An insider’s guide to the new Maggie Daley Park

In what’s arguably the most exciting thing to happen to downtown Chicago recently, Maggie Daley Park (and its unparalleled Play Garden) is moments away from welcoming the city of broad shoulders into a wonderland for little legs.

Maggie Daley Park


337 E. Randolph Ave., Chicago

337 E. Randolph Ave., Chicago


Eager for some insider information on this three-acre playground extravaganza? Here’s the good stuff to know before you—as the Chicago Park District encourages—“come out and play.”

The scoop

This past December, the only activity getting more buzz than seeking out a Santa was the opening of the skating ribbon at Maggie Daley Park. The first part of the grand landscape to be completed, the “rink” consisted of a quarter mile of winding ice, holding up to 700 skaters at a time.

Chilly Chicagoans were hooked and anxiously awaited more details about the powerhouse project that would connect the Daley Bicentennial Plaza to the already world-famous Millennium Park.

The ribbon will now feature roller skaters.

The strategy

Slated for a grand opening in June, the play spaces are rarin’ to go even as other sections are still being completed. (Besides, what kid isn’t thrilled by a bulldozer or two?) That said, as it’s bordered by Columbus Drive, Randolph Street, Monroe Street and Lake Shore Drive, Maggie Daley Park is prime (and popular) real estate for parking.

Save yourself a headache and map out the best public transit route at

Definitely driving? You can save yourself a chunk of change at the plentiful parking garages by using a pre-paid service like or

As a last resort, there’s a tiny amount of metered parking along Randolph Street right next to the park, underneath the Brown Line tracks, and around the Mag Mile’s side streets.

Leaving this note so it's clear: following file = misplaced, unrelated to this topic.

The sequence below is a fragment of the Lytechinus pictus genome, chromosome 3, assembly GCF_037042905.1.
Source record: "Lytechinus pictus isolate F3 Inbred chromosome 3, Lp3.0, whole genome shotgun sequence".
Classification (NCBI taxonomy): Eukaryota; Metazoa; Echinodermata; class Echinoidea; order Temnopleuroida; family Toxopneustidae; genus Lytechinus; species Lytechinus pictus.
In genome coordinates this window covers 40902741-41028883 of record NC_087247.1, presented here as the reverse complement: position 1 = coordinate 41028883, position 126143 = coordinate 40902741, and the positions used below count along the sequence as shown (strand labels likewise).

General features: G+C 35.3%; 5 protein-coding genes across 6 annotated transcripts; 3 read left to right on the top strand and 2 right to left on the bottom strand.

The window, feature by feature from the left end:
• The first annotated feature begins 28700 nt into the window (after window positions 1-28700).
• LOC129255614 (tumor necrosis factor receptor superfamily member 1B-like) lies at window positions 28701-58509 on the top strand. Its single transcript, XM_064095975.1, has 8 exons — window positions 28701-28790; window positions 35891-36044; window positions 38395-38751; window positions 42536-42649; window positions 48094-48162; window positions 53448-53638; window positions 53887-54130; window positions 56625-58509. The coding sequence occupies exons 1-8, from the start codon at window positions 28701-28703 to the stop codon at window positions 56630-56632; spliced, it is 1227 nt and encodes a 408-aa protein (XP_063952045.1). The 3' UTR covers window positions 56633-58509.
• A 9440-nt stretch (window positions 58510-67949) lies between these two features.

The shelter

Even in comparison to Chicago’s many green areas, this park is big. Especially since most visits to Maggie Daley Park will include a trek across the BP Bridge (which connects to Millennium Park mainstays like The Bean!), you might want to toss a wagon in the back of the ol’ wagon.

And if there’s still room in there, maybe toss in a grownup friend or two—the kind who doesn’t mind rescuing one kid from a lighthouse tower while you chase a toddler across a shaky moat bridge.

This is definitely going to join the ranks of the play spaces where you’re glad you brought a lightweight stroller, too. And even though looming trees and manmade shade structures will eventually pepper the park, allow for the fact that your kid will be in supremely wide open spaces with a supremely unforgiving amount of sun. SPF and hydrate up, friends.

The Shangri-la

Take a moment and think back on the best playground from your childhood: the one with the tallest structures for climbing, the expanses for running amok and the ability for pure whimsy. This one leaves them all in the dust.

For starters, did the park of your youth feature separate (and separately awesome) areas with their own fancy names? Distinct play areas called the Lagoon, the Sea, the Harbor, and the Slide Crater offer innumerable ways to create, dream and move.

Your kids will have a hard time choosing their favorite sea-faring structure: The marvelously accessible ship or the spiral slide jutting out from the kid-powered lighthouse? Which slide jets them down the quickest, and which ones let you zoom down while holding hands with a friend?

According to my 3- and 5-year-olds, the answers are as follows: the ship is great for resting, climbing and yelling into the “talking” tubes; the lighthouse is the place they’d like to stay all day; and Slide Crater’s center chutes (equidistant between the two towers!) are the best for tandem sliding.

And for the smaller set, my 1-year-old highly recommends the Harbor’s boat swings, that is, when he could get a squeal in edgewise.

Stay tuned!

Even more magic is being planned for this cross between Wonderland and Willy Wonka’s chocolate factory. There’s the wave lawn, perfect for games of Capture the Flag, exploring the prairie wildflowers, or—a personal family favorite—rolling downhill until dizziness strikes.

The Enchanted Forest, with its 3,500 square feet of upside down trees, a giant tea party table, and mirrored kaleidoscope maze promise an inspiring (and shady!) respite.

Add in climbing walls for beginners to the advanced (some reaching heights of 40 feet), and Maggie Daley Park might just be the “something for everyone” tourists and Chicagoans will adore.

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